The Open 2019: R&A teases exciting changes to Women’s British Open

July 17, 2019

At the conclusion of the Open Championship at Royal Portrush on Sunday evening, the men’s major championship season will be over, but the women’s game still has two majors to go: the Women’s British Open, which will be played in two weeks’ time at Woburn Golf Club, located just outside of London, England, and the Evian Championship, which will be played in France at the end of the month.

During a pre-tournament press conference at Royal Portrush on Wednesday, R&A chief executive Martin Slumbers teased some exciting news regarding the future of the Women’s British Open, which the R&A will take full control of next year.

For starters, Slumbers asserted the R&A’s desire to elevate the women’s game, and explained that doing so requires a commitment at the amateur level as well. An investment of 200 million GBP will be made into the R&A’s areas of interest relating to the game over the next decade. Earlier this month, the R&A made headlines for increasing the Women’s British Open purse by 40 percent, bringing the total prize tally to $4.5 million.

R&A chief executive Martin Slumbers addresses the media at the Open Championship at Royal Portrush on Wednesday.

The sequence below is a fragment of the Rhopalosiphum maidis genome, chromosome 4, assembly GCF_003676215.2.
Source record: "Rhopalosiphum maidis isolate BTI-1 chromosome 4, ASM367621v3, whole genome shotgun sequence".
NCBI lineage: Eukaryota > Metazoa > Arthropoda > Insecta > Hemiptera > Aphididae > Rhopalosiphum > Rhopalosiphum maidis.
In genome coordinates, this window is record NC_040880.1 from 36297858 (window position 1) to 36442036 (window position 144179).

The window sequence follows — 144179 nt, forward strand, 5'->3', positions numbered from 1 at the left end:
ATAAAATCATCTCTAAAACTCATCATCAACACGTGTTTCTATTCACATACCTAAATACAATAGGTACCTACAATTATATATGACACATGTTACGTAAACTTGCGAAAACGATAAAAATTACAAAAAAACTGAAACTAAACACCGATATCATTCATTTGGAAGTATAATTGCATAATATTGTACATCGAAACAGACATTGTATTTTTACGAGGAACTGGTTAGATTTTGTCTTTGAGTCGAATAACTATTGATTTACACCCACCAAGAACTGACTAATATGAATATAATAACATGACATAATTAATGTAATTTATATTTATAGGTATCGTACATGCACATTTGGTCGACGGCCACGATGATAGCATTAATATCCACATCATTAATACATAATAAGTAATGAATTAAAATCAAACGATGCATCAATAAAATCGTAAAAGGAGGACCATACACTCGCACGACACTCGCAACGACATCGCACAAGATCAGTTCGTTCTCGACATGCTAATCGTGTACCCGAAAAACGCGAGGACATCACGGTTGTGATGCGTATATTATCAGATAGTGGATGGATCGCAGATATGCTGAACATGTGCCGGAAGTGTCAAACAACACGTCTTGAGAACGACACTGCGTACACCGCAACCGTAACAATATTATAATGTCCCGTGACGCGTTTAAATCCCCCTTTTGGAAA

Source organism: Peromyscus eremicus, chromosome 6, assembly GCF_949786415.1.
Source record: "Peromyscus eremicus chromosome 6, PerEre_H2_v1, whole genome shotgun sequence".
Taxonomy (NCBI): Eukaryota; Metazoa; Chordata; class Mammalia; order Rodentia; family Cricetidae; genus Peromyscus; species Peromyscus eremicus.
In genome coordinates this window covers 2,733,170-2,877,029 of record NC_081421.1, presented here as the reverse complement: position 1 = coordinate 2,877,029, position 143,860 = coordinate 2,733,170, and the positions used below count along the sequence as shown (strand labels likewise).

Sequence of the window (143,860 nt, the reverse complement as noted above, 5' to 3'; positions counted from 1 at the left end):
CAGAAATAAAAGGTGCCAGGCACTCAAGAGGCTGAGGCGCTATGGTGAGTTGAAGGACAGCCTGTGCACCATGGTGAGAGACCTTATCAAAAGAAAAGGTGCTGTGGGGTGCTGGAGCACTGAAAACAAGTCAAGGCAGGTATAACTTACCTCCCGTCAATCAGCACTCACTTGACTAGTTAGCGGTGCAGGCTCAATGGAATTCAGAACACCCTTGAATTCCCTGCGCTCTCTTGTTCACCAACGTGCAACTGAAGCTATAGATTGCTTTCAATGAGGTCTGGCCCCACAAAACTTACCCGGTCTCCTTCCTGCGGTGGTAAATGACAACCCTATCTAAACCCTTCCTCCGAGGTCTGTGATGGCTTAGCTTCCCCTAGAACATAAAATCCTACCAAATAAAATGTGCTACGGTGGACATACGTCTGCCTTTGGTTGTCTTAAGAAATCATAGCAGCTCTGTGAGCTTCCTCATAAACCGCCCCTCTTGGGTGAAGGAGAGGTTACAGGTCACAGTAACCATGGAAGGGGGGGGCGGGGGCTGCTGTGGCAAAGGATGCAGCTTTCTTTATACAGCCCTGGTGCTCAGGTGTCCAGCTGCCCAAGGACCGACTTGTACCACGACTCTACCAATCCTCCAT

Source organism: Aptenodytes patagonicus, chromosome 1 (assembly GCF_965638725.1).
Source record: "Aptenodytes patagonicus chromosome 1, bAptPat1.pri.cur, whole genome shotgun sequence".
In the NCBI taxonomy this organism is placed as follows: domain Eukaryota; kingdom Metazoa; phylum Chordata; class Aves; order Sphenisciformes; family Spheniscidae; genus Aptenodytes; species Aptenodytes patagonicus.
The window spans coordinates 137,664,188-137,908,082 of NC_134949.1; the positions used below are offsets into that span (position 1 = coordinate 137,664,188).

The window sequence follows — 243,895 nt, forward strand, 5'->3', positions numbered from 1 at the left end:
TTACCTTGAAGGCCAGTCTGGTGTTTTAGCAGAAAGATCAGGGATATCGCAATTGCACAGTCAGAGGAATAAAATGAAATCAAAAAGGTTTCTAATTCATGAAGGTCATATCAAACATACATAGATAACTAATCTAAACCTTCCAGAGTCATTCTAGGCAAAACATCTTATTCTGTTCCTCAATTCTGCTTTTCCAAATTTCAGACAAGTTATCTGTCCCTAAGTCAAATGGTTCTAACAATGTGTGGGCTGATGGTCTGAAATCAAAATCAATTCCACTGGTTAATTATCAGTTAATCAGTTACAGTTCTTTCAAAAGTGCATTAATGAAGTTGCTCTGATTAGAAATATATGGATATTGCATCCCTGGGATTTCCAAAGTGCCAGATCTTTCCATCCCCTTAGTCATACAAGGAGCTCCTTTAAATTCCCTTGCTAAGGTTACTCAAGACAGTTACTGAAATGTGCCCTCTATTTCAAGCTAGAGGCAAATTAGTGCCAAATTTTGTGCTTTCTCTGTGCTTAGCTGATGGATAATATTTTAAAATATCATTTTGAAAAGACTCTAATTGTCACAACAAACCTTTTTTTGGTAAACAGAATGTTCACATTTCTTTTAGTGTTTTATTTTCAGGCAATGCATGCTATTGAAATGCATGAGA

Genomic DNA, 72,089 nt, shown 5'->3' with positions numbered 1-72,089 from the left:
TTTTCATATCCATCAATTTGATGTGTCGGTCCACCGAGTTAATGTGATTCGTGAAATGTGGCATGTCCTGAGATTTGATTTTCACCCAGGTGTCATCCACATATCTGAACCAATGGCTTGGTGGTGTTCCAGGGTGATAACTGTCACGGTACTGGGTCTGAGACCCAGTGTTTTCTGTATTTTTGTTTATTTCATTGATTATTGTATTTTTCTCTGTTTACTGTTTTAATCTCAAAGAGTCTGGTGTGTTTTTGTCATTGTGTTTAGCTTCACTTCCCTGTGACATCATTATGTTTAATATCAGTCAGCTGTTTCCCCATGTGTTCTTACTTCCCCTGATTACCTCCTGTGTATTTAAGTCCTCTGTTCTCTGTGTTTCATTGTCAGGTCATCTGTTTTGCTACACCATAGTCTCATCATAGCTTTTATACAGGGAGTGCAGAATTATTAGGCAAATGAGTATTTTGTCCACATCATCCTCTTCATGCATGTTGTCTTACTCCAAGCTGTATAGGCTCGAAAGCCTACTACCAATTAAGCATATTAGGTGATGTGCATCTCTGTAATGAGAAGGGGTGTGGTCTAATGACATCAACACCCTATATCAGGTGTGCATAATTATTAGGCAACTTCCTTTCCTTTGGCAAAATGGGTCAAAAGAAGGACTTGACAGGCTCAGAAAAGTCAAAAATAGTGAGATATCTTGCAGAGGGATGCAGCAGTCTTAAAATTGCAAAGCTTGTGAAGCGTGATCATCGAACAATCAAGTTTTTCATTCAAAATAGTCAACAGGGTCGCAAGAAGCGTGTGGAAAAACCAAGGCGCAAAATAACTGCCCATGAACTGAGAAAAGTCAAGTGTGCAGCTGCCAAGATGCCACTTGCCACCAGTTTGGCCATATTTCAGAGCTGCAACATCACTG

Getty Images

One of the buzziest questions Slumbers was asked was regarding the championship’s name. Would the R&A elect to change it from “Women’s British Open” to “Women’s Open Championship?”

“That’s something we are considering very carefully,” Slumbers said with a smile. “We’ll be announcing something in due course.”

Slumbers was also asked about the potential to one day offer equal prize money for both the men’s and women’s championships. (This year’s prize fund for the men is $10.75 million — well over double the amount of the newly increased women’s purse).

“To build the economics of the Women’s Open, the Women’s British Open, to be able to keep raising the prize money we need to do it as a sustainable business model. It needs to be a long-term business model. And that is what we are spending a long time doing, how do we build a better model to have a more financially successful Women’s British Open that will flow then down into the prize money,” Slumbers said.

“Where it ends up, I don’t know. But my ambition is to keep growing the overall performance of it and keep enhancing the status of the event.”

After this year’s Open at Woburn, the women will play Royal Troon in 2020, which has hosted the men’s Open Championship nine times, most recently in 2016, when Henrik Stenson defeated Phil Mickelson in a memorable duel.

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